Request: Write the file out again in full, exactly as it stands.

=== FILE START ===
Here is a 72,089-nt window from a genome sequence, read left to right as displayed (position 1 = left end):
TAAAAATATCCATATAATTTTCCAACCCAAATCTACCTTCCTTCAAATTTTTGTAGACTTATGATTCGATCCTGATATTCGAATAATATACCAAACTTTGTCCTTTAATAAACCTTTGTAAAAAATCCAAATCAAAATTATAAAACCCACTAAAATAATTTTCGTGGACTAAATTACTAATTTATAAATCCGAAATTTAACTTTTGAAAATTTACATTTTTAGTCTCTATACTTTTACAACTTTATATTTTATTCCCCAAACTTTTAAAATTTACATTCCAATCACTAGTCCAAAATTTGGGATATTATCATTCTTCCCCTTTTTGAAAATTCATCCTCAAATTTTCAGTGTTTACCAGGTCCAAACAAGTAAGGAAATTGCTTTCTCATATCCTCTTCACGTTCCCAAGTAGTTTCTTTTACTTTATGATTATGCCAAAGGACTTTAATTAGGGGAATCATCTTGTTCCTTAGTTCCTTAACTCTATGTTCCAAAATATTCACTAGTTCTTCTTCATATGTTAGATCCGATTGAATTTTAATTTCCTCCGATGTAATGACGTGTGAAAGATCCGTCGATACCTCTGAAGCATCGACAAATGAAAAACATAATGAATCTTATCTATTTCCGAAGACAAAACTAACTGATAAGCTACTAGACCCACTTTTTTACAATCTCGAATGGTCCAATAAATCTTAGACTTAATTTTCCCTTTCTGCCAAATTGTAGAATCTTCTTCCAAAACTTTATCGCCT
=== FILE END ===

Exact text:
Here is a 72,089-nt window from a genome sequence, read left to right as displayed (position 1 = left end):
TAAAAATATCCATATAATTTTCCAACCCAAATCTACCTTCCTTCAAATTTTTGTAGACTTATGATTCGATCCTGATATTCGAATAATATACCAAACTTTGTCCTTTAATAAACCTTTGTAAAAAATCCAAATCAAAATTATAAAACCCACTAAAATAATTTTCGTGGACTAAATTACTAATTTATAAATCCGAAATTTAACTTTTGAAAATTTACATTTTTAGTCTCTATACTTTTACAACTTTATATTTTATTCCCCAAACTTTTAAAATTTACATTCCAATCACTAGTCCAAAATTTGGGATATTATCATTCTTCCCCTTTTTGAAAATTCATCCTCAAATTTTCAGTGTTTACCAGGTCCAAACAAGTAAGGAAATTGCTTTCTCATATCCTCTTCACGTTCCCAAGTAGTTTCTTTTACTTTATGATTATGCCAAAGGACTTTAATTAGGGGAATCATCTTGTTCCTTAGTTCCTTAACTCTATGTTCCAAAATATTCACTAGTTCTTCTTCATATGTTAGATCCGATTGAATTTTAATTTCCTCCGATGTAATGACGTGTGAAAGATCCGTCGATACCTCTGAAGCATCGACAAATGAAAAACATAATGAATCTTATCTATTTCCGAAGACAAAACTAACTGATAAGCTACTAGACCCACTTTTTTACAATCTCGAATGGTCCAATAAATCTTAGACTTAATTTTCCCTTTCTGCCAAATTGTAGAATCTTCTTCCAAAACTTTATCGCCT